3 Strategies to Position Yourself as Your Bossís Trusted Ally
Developing a strong relationship with your boss is one of the most important tools for career success.
For those looking to really excel in the workplace, itís about more than simply being a good worker or a contributing member of the team. If you truly want to get ahead, positioning yourself as a trusted ally for your boss is a great way to start.
To be clear: Aligning yourself with the boss doesnít mean being disloyal to your colleagues. The idea isnít that youíll be some kind of spy, reporting back to leadership about the inner machinations of your team.
It simply means that youíre positioning yourself as a partner, someone who is in tune with the bossís needs and concerns, and able to offer a valuable perspective as a confidant. Think of it as the kind of relationship that exists between a President and Vice President. The President is the one with ultimate authority, but the VP is a sounding board and advisor.
Now, the question is: How do you become a trusted ally when youíre not necessarily the official ďsecond-in-commandĒ? Here are some steps you can take, no matter what your position.
1. Find Solutions
An employee finds problems; a trusted ally finds solutions. When you identify an issue in the workplace, never simply drop it at your bossís feet and ask for a solution. By doing so, you position yourself as someone who needs to be managed. Youíve just added an item to your bossís already overflowing to-do list.
Instead, brainstorm to come up with possible solutions as well. Present the problem, along with your recommended solution, and be prepared to take the lead in executing it.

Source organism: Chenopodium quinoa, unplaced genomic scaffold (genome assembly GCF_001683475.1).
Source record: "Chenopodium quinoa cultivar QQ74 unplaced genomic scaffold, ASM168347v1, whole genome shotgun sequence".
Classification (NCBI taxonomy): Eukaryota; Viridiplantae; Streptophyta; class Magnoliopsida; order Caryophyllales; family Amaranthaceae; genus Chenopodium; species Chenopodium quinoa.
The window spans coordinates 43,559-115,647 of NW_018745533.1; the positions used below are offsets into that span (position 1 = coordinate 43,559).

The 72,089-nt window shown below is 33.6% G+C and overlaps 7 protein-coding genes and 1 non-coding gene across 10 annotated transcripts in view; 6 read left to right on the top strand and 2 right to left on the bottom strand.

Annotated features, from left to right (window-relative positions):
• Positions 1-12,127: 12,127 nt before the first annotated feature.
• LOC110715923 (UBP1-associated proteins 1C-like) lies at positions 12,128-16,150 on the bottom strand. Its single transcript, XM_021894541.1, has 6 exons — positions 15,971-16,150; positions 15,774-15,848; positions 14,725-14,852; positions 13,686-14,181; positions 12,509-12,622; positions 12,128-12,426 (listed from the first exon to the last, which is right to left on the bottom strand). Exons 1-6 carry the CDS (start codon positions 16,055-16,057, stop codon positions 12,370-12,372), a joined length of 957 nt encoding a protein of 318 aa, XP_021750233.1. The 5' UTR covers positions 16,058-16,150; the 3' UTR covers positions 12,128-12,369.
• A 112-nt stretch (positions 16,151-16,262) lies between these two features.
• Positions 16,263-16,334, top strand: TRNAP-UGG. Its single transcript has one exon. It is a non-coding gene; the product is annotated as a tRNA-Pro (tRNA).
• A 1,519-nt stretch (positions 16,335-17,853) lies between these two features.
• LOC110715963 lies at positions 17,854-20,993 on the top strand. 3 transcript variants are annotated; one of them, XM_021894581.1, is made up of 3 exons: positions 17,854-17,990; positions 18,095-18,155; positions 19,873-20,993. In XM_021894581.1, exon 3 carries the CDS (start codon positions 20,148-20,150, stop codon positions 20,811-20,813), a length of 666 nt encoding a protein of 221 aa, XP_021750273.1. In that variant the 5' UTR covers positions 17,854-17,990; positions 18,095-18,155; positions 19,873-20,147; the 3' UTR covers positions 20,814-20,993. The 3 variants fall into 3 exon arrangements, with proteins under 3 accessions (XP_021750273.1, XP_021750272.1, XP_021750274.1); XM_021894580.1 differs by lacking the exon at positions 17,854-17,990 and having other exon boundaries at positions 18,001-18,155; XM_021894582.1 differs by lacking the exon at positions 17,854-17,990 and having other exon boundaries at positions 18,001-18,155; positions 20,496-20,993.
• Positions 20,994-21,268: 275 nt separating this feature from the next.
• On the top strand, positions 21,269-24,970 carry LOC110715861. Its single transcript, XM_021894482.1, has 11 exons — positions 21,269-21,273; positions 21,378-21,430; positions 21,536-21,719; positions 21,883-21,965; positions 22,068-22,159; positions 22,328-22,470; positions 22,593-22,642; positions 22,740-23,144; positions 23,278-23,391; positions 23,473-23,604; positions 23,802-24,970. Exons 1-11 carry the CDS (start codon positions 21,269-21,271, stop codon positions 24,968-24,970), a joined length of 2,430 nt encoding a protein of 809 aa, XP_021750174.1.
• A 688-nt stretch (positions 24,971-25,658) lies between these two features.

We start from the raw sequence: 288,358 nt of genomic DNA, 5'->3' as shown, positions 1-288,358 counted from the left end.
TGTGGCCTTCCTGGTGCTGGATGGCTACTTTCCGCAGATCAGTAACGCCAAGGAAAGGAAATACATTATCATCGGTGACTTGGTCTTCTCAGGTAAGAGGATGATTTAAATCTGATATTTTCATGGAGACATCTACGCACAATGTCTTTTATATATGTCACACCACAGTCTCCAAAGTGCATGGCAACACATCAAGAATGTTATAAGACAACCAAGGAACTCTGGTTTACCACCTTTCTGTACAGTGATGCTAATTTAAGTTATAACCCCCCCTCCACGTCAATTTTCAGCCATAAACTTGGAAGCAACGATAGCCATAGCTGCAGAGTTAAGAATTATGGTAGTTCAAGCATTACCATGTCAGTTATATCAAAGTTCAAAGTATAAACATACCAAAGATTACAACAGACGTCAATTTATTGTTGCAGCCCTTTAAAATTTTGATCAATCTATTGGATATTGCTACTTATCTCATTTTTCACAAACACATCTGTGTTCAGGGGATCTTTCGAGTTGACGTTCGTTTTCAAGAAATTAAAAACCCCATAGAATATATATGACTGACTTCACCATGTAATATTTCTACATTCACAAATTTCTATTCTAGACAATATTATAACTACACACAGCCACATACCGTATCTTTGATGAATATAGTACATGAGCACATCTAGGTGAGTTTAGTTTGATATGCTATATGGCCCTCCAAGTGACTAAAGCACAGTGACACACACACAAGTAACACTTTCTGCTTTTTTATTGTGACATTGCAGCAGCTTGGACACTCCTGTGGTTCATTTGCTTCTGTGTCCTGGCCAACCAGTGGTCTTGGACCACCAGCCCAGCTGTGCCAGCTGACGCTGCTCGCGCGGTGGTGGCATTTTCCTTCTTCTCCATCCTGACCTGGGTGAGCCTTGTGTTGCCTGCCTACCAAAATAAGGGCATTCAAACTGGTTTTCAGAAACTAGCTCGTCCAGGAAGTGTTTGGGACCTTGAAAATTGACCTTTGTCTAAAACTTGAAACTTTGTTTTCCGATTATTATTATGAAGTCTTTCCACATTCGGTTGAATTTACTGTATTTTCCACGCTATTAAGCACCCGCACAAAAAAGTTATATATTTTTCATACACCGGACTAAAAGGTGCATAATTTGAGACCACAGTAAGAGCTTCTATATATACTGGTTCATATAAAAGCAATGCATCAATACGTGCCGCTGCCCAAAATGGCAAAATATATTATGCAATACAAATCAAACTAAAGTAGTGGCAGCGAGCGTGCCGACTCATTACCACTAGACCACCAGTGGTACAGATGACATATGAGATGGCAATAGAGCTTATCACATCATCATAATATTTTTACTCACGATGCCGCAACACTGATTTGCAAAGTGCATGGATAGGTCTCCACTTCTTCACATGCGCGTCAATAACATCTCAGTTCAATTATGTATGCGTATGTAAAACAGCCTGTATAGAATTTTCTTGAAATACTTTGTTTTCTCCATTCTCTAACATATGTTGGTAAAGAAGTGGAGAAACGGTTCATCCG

When you do this often, your boss begins to see you as a problem solver, a helper, someone who can make his or her life easier, not harder.
2. Offer Your Opinions
Every day, your boss is making a number of decisions that affect your team and the organization. Itís not always easy for leaders to see how these things will impact the people involved. By offering your informed opinion, you can provide useful insight that might otherwise be overlooked.
The trick when offering opinions is to do so respectfully, and with the understanding that it may or may not influence the final outcome. Always ask, ďCan I offer an opinion?Ē before launching into your perspective. If itís not wanted, donít push forward. If it is, be prepared to share specific, well-articulated evidence to back up your ideas.
3. Share Feedback
Leaders can, at times, operate in a bubble. They may not fully grasp how their team members are feeling about certain situations. As a trusted ally, you can essentially be a voice for the team. You can let your boss know when morale is low or when people are in need of recognition for a job well done. You can also share positive feedback, when things are going especially well.
The key here is to speak in broad strokes. Youíre not singling anyone out or sharing the micro-details of specific conversations. Your team trusts you; donít jeopardize that. Instead, think of yourself as a liaison between the collective group and leadership.
The idea of becoming a trusted ally for your boss may push you outside your comfort zone. But donít let that stop you. Leaders, like the rest of us, need people they can trust who want them to succeed. You have the power to be one of those